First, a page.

The problems facing many looking to China’s public health system are all related to the below challenges:

  • Hospitals issuing unnecessary prescriptions and procedures in order to raise much-needed revenue
  • Long waiting times and delays in seeking treatment
  • A common inability to seek the same physician for your care
  • Overall dissatisfaction with the quality of healthcare

As such, China’s public sector has been riddled with tales of doctors prescribing expensive drugs and treating patients like cash cows, people scalping tickets to patients who are waiting long hours for hospital consultations, and instances of violence against medical professionals, which has resulted in armed police guards standing in as security at some health facilities.

For the government, cost control methods are being developed in order to curb health expenditure and relieve hospital budgets, tighter regulations are being introduced to protect patients against unnecessary treatments and pharmaceuticals, as well as modernizing of facilities and services in order to grow the capacity of the sector to handle the coming demands of China’s population.

Private medical insurance, however, is being viewed by many as a faster, more direct way of overcoming these public health sector barriers without waiting for the long term effects of the Chinese government’s reforms to take place.

How can private health insurance help?

Private health insurance can help people seeking medical care in China by granting them access to the private hospital system. Virtually all China health insurance plans use private facilities due to having next to no wait times, internationally trained staff, a high standard of service, and generally superior facilities when compared with their public counterparts.

Why might you need health insurance? Because the costs associated with private facilities can be extremely expensive. At a private or international hospital, people can pay between RMB 700 to RMB 2,000 to visit a general practitioner (GP), with procedures for things like an emergency surgency costing as much as RMB 700,000. Hopeful parents should also be aware that maternity costs at a private hospital can exceed RMB 100,000.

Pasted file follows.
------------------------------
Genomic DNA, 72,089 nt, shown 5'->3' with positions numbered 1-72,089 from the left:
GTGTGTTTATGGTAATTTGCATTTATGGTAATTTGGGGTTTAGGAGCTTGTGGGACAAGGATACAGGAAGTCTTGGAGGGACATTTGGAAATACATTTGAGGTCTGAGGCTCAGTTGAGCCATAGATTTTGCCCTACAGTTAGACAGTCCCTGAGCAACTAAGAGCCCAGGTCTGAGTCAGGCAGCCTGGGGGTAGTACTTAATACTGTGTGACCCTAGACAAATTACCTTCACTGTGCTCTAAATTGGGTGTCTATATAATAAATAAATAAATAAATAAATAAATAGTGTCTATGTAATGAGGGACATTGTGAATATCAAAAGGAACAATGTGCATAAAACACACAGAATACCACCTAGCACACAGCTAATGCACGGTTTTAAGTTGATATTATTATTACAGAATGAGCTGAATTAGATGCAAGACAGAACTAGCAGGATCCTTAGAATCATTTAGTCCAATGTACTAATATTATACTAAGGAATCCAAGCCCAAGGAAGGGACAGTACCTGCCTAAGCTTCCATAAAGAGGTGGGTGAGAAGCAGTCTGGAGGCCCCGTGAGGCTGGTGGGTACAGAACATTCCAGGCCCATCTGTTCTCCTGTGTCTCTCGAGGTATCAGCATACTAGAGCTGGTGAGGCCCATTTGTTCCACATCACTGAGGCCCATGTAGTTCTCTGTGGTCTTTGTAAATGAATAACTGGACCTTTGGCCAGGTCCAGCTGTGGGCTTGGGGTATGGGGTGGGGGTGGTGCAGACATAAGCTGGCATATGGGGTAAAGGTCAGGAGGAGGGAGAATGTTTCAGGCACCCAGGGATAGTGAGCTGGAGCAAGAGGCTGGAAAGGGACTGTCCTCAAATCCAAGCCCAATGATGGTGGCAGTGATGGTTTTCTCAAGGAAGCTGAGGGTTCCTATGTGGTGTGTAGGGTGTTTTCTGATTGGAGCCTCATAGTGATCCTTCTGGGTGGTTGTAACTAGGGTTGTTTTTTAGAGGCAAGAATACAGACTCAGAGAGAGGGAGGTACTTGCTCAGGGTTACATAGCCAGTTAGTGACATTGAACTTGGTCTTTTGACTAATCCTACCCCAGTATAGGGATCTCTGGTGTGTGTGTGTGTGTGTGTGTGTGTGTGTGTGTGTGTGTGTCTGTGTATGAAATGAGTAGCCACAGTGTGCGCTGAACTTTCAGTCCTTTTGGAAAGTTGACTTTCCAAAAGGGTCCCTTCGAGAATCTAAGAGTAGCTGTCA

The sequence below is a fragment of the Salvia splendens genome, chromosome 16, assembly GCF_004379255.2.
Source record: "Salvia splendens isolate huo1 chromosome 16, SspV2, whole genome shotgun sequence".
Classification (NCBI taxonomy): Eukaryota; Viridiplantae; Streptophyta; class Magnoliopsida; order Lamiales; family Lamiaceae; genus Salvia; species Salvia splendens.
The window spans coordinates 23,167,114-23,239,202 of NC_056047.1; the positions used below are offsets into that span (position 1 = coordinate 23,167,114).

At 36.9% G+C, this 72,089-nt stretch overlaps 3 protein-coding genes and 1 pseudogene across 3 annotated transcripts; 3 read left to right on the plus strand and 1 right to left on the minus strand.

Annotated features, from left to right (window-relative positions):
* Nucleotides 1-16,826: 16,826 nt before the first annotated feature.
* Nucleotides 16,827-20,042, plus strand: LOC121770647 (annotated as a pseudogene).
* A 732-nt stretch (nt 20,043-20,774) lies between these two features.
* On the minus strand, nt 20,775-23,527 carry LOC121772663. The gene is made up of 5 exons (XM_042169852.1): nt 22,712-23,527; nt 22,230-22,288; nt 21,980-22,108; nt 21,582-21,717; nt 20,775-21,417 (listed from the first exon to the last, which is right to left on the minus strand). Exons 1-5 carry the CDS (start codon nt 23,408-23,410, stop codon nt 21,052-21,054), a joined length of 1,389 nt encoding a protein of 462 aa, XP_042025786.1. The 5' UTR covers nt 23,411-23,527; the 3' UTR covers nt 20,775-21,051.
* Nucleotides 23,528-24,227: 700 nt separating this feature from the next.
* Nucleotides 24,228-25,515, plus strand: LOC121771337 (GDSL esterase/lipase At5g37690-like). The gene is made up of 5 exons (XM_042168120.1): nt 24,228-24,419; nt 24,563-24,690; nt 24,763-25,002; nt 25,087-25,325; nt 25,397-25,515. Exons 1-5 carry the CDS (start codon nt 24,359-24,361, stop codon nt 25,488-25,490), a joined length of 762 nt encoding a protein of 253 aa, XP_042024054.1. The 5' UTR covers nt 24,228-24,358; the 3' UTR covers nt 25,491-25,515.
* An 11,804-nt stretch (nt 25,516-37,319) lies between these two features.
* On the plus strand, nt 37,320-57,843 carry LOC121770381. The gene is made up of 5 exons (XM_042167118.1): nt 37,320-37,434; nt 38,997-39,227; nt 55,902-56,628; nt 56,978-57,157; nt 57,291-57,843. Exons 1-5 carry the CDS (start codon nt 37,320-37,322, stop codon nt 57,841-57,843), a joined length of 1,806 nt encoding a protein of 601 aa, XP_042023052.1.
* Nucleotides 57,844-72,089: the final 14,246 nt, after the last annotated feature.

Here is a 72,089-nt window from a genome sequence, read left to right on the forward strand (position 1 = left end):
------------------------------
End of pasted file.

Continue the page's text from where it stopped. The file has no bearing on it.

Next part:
Medical insurance in China can be really helpful for those of you who travel frequently, with international health insurance plans able to provide coverage and private facility access both in China and abroad. For many highly mobile expats, this can save on the cost and administration of purchasing multiple travel insurance plans every time you leave the country.

What are the most important differences between the public and private health sectors in China?

Beyond what we’ve outlined here, there are a number of trends and issues shaping the health insurance industry in China. Understanding these changes is recommended before you make a decision on whether to purchase private health insurance in China. To help you with that, Pacific Prime China has produced a State of Health Insurance Report that you can download, free of charge!

Inside, you can read the latest analysis of the main challenges influencing China’s health insurance landscape, including COVID-19, its opening insurance market, and rising healthcare costs. In addition to this report, Pacific Prime China has also released a range of other guides related to topics like maternity insurance in Shanghai and Beijing, as well as Chronic Pain Care Provider.

To see our full range of insurance resources, visit our Health Guides page, or alternatively contact our expert team for a discussion on how our advisors can help you.

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Disclaimer: Pacific Prime China solely represents, operates and manages locally regulated insurance products and services in the territory of PR China. Any references to Pacific Prime Global Company or Group, the international services, insurance products or otherwise stated written or verbally, is for introduction purposes about our overseas network only as each entity is fully independent.